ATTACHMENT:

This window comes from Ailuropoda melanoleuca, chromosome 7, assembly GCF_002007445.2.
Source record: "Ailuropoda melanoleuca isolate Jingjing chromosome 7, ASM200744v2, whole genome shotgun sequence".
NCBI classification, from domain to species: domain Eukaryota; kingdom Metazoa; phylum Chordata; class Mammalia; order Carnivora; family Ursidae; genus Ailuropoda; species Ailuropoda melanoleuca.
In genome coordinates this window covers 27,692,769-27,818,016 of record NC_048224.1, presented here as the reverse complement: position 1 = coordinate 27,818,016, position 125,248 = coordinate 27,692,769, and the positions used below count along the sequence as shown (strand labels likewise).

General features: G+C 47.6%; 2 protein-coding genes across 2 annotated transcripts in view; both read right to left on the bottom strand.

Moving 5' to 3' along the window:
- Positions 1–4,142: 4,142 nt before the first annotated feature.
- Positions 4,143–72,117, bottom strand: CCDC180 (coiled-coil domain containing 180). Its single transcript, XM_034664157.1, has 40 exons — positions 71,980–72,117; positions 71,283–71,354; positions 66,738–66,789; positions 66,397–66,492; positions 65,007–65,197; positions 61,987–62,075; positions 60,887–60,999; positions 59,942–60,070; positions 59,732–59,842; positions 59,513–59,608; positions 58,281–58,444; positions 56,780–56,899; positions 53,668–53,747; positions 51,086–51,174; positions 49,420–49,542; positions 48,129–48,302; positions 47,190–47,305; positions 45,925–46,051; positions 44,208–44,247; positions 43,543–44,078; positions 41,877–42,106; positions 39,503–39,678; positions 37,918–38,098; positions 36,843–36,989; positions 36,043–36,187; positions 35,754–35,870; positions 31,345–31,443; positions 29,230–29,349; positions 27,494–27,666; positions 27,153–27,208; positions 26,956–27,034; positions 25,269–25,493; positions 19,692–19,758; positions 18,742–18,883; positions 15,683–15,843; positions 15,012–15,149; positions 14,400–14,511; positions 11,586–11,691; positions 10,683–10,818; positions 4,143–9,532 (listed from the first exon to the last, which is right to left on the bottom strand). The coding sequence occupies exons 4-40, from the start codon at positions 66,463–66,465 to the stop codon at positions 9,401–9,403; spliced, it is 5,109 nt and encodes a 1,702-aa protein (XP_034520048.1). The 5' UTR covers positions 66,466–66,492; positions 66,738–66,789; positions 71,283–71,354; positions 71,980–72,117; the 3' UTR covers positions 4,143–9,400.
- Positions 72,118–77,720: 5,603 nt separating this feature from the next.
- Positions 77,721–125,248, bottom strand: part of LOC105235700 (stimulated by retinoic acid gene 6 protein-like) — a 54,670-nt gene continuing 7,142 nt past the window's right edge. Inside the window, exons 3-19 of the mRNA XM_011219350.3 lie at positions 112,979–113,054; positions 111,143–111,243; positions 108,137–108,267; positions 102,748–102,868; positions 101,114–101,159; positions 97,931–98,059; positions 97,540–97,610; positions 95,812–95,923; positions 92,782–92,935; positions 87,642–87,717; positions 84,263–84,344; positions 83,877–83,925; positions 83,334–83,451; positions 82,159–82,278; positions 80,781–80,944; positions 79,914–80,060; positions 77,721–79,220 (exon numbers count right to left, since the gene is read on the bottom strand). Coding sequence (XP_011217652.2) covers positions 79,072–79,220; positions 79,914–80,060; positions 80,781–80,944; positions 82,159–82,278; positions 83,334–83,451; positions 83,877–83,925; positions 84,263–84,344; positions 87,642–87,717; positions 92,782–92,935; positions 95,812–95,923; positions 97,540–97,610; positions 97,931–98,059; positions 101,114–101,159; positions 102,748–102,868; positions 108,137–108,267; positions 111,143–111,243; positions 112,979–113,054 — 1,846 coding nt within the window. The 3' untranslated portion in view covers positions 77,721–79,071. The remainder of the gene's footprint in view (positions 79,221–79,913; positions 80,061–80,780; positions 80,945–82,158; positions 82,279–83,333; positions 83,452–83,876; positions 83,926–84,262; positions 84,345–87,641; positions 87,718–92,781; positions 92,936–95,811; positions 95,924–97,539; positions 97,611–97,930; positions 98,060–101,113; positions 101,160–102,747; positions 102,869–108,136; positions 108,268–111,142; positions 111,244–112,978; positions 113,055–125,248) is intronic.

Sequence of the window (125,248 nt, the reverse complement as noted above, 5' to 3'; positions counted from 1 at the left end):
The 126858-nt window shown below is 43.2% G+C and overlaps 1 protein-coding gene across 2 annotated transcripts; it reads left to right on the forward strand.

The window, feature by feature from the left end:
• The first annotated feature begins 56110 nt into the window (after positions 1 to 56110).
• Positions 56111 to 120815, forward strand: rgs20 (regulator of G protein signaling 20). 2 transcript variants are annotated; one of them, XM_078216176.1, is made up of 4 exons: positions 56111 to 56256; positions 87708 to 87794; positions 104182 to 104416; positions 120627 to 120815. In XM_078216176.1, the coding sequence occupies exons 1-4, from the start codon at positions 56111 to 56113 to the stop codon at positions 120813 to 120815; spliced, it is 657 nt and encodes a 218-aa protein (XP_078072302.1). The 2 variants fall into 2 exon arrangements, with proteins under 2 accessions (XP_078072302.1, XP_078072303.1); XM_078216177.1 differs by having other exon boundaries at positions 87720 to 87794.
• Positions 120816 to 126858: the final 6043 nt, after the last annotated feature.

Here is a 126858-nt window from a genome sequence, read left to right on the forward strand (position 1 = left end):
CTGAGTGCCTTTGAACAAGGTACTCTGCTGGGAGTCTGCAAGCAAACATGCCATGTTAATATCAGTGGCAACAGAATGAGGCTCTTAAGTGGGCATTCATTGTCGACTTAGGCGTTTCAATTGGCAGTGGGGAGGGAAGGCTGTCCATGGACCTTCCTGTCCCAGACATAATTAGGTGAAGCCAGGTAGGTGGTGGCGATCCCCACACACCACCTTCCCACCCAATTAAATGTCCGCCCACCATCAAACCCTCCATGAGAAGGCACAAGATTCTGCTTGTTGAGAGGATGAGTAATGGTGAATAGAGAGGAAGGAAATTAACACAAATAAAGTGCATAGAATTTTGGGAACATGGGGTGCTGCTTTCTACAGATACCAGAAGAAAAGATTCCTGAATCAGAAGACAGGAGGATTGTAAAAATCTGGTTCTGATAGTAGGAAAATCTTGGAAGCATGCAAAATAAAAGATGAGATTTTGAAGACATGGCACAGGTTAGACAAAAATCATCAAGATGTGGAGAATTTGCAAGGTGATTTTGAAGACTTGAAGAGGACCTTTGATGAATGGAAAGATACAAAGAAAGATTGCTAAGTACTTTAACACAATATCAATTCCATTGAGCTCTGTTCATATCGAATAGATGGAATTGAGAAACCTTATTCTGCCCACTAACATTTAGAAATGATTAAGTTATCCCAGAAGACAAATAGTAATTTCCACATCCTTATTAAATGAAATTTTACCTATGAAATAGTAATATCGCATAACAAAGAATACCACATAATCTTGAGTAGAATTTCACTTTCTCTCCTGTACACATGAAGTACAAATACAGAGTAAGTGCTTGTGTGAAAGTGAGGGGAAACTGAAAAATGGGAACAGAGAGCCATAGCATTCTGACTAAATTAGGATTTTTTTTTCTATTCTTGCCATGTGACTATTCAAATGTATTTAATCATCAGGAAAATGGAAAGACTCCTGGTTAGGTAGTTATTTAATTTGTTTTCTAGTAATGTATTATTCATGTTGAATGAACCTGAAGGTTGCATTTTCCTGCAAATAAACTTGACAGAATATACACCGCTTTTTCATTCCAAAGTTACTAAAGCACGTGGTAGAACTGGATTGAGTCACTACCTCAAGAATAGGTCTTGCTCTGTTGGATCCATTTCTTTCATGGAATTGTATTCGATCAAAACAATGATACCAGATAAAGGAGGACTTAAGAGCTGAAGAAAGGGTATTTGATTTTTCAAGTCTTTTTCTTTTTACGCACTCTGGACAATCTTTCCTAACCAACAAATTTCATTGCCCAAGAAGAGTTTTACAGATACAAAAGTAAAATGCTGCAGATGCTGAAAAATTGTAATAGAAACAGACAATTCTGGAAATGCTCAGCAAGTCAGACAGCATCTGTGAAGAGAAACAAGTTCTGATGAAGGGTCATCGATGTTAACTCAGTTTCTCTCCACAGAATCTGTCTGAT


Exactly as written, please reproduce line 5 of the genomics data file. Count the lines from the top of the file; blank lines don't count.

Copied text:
General features: G+C 47.6%; 2 protein-coding genes across 2 annotated transcripts in view; both read right to left on the bottom strand.